Spotify, the popular music streaming service that delivers music to millions for next to nothing, is being sued by lead singer and guitarist David Lowery (of the rock bands Cracker and Camper Van Beethoven) for at least $150 million. According to CNN Money, David Lowery sues Spotify because, as his law firm asserted, Spotify "knowingly, willingly, and unlawfully reproduces and distributes copyrighted music."
Music is one of the most simple and intimate ways to connect with people. Internet streaming applications such as Spotify have expanded this notion by allowing users to collect tracks, share playlists and keep tabs on what their friends are listening to. Now, you have the ability to not only see your friends' favorite songs, but the most-loved tunes abroad. Using Spotify data, Software Insider found the top five most played songs in 23 different countries (as of this week).
Much fuss has been made over the impact of online streaming on artists' lifestyles, particularly with respect to Spotify, the streaming giant that offers free music to millions, but only pays artists the royalty equivalent of peanuts. In seeking a Spotify loophole, last year a funk band from Michigan called Vulfpeck set out on a creative mission to get around this issue with the album 'Sleepify', a 5-minute long silent album, complete with 10 tracks, 30 seconds a-piece. The loophole worked for a little while, netting the band around $20,000 before Spotify pulled the plug.
Almost like a classic bait-and-switch, Google's music streaming service, YouTube Music Key, has backed another musician into the corner — this time cellist Zoë Keating.
All this week, news stories have been highlighting the precarious financial situation of many artists. First Salon.com reported that music streaming sites are reducing the royalties paid out to classical and jazz musicians. Then writer Daphne Carr addressed the problem of unpaid gigs. And finally, actor Ian McKellen called for a living wage for stage actors.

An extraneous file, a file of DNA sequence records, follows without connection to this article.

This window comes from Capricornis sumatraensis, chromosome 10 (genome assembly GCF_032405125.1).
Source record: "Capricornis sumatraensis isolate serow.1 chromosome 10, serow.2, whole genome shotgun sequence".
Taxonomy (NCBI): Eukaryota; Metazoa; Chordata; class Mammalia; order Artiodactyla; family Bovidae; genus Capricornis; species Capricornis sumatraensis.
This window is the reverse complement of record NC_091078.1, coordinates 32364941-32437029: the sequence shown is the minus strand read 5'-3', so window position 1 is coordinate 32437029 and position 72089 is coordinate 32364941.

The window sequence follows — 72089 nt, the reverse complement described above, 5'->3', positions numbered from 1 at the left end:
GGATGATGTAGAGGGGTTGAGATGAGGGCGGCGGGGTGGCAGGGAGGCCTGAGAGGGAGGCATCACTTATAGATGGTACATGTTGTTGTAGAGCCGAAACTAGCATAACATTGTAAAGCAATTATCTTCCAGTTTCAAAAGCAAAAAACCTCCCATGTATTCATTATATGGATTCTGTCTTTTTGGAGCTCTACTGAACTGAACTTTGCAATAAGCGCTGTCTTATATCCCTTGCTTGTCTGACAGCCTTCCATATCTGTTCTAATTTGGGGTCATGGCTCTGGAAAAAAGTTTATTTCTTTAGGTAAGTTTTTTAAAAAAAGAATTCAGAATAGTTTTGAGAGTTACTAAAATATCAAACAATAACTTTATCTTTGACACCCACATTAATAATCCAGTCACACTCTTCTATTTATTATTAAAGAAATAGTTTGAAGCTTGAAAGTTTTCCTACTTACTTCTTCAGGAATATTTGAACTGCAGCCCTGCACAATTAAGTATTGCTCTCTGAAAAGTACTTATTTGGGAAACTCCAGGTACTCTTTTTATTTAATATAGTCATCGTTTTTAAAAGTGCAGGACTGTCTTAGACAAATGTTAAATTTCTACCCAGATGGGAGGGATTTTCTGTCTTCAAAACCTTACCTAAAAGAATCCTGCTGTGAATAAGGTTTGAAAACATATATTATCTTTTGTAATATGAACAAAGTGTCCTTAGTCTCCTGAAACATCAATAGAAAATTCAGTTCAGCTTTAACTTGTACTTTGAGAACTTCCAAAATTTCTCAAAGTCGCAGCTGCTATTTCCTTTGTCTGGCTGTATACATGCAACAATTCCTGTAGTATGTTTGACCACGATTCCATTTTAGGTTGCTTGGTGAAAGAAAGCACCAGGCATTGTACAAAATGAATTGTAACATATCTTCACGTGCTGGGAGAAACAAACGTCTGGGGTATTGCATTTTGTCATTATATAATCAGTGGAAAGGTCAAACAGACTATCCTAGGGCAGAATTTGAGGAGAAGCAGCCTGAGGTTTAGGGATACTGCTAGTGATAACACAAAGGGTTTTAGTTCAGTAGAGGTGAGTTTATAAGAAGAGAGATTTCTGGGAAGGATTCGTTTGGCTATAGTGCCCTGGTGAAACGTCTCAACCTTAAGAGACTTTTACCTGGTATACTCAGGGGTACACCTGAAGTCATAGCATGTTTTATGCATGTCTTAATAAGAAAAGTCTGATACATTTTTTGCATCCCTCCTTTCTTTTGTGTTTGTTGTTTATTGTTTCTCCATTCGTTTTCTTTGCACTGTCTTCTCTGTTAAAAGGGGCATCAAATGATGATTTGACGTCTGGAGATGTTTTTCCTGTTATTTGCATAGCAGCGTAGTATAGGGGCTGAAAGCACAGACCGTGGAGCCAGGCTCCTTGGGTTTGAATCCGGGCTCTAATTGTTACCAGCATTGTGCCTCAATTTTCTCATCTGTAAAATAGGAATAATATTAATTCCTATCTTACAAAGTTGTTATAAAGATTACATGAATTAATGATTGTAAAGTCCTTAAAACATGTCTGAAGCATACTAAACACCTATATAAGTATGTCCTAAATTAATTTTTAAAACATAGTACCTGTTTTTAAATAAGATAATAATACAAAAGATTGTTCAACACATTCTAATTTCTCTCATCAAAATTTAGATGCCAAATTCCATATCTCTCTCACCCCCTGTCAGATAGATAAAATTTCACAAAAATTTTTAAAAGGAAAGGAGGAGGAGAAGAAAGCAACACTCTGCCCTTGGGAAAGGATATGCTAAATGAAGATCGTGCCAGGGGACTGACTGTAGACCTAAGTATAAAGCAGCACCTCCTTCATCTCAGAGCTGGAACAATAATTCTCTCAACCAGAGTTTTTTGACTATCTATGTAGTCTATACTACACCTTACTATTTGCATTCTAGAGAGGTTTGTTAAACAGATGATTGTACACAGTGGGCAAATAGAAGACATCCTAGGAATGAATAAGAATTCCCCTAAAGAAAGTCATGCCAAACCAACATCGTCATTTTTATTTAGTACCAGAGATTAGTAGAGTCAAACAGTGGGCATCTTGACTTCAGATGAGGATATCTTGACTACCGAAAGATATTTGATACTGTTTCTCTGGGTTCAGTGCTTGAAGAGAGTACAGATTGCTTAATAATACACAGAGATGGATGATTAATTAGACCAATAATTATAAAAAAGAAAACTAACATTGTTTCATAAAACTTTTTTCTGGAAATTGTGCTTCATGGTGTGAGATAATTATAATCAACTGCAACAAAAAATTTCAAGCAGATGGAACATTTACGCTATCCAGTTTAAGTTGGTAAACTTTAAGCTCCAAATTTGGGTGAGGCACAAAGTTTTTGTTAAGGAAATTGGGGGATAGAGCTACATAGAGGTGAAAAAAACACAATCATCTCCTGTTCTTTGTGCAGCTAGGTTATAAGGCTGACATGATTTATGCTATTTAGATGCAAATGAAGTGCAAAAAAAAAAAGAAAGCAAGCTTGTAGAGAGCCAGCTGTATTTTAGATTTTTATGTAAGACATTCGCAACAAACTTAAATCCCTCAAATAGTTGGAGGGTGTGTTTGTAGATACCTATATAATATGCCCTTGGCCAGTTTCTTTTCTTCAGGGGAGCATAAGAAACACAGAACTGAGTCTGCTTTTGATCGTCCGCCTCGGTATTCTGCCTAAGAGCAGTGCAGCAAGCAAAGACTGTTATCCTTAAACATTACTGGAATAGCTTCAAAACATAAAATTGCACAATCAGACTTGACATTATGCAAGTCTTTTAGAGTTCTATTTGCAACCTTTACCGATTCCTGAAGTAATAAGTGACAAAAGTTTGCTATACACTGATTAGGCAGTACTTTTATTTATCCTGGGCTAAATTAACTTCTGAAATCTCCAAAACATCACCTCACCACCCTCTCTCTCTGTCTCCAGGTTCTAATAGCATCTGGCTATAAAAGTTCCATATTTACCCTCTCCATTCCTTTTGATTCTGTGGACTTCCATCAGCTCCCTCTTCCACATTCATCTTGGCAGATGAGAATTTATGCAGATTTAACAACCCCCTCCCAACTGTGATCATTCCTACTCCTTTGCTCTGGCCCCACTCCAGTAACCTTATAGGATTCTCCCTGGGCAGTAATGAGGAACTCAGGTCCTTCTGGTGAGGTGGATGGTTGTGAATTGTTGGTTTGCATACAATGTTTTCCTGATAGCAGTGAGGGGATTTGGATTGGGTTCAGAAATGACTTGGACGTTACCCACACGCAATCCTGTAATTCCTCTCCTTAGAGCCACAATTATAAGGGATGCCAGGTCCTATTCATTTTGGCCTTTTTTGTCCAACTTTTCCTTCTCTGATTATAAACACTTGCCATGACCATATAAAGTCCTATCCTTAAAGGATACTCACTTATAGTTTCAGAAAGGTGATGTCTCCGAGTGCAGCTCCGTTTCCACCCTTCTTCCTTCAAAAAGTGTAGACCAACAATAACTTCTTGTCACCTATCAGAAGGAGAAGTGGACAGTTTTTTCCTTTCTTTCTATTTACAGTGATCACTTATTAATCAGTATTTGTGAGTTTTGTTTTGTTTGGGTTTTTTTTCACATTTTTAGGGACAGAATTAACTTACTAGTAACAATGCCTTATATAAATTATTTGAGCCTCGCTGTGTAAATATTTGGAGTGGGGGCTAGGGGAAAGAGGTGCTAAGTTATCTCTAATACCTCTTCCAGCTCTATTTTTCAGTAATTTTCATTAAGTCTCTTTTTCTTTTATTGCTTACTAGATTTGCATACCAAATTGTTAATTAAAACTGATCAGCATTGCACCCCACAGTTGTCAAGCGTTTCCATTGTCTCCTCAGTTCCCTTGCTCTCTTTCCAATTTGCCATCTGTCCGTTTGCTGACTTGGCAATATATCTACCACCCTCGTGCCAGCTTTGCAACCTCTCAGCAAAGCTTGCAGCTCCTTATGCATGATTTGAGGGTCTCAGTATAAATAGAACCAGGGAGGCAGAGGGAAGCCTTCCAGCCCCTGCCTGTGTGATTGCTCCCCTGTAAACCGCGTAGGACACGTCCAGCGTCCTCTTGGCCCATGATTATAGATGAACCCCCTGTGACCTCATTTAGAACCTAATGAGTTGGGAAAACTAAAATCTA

Ah the Spotify splendor of millions of titles at your fingertips. A treasure trove of classics ranging from the yardbird himself Charlie Parker--to the grand funk hip-hop outfit A Tribe Called Quest to Metallica and Lang Lang--Spotify may be a vast ocean of unexplored wonder.
Classical Music magazine details the latest reports from the U.S. and U.K. classical music recording trends. Based on figures released by Nielsen SoundScan and by the British Phonographic Institute (BPI, the U.K.'s trade body) and the Official Charts Company, the big news is that digital music downloads have a down arrow by them for the first time ever in the United States, while continuing to grow across the pond, and that the monster that is streaming is getting fatter.
Despite its age, the Royal Philharmonic Orchestra (founded in 1946) has always been alert to innovation (and no doubt that attitude has contributed to its longevity). It was the first major U.K. orchestra to launch its own record label--albeit in a smaller way than today's much more common model, popularized by LSO Live--and one of the first to spearhead a really top-notch education program. And now, it's getting into the app market.